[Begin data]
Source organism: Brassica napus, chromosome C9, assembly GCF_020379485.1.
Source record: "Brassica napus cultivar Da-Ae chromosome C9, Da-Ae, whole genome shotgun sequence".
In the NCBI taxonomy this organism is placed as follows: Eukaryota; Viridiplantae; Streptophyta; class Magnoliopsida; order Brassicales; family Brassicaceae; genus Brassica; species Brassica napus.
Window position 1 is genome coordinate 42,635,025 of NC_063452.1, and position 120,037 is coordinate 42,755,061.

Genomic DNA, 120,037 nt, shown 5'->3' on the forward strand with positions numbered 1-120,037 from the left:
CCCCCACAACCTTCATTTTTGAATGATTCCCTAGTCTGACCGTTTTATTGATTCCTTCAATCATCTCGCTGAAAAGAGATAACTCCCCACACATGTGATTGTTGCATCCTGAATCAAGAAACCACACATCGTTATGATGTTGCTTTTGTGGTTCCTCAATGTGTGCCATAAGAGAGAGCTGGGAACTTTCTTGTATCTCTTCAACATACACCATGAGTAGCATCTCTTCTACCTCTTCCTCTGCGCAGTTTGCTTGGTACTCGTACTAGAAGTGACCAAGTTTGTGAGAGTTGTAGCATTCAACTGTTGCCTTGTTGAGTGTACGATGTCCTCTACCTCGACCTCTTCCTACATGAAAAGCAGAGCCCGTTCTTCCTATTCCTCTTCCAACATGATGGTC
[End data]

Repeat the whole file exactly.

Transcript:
Source organism: Brassica napus, chromosome C9, assembly GCF_020379485.1.
Source record: "Brassica napus cultivar Da-Ae chromosome C9, Da-Ae, whole genome shotgun sequence".
In the NCBI taxonomy this organism is placed as follows: Eukaryota; Viridiplantae; Streptophyta; class Magnoliopsida; order Brassicales; family Brassicaceae; genus Brassica; species Brassica napus.
Window position 1 is genome coordinate 42,635,025 of NC_063452.1, and position 120,037 is coordinate 42,755,061.

Genomic DNA, 120,037 nt, shown 5'->3' on the forward strand with positions numbered 1-120,037 from the left:
CCCCCACAACCTTCATTTTTGAATGATTCCCTAGTCTGACCGTTTTATTGATTCCTTCAATCATCTCGCTGAAAAGAGATAACTCCCCACACATGTGATTGTTGCATCCTGAATCAAGAAACCACACATCGTTATGATGTTGCTTTTGTGGTTCCTCAATGTGTGCCATAAGAGAGAGCTGGGAACTTTCTTGTATCTCTTCAACATACACCATGAGTAGCATCTCTTCTACCTCTTCCTCTGCGCAGTTTGCTTGGTACTCGTACTAGAAGTGACCAAGTTTGTGAGAGTTGTAGCATTCAACTGTTGCCTTGTTGAGTGTACGATGTCCTCTACCTCGACCTCTTCCTACATGAAAAGCAGAGCCCGTTCTTCCTATTCCTCTTCCAACATGATGGTC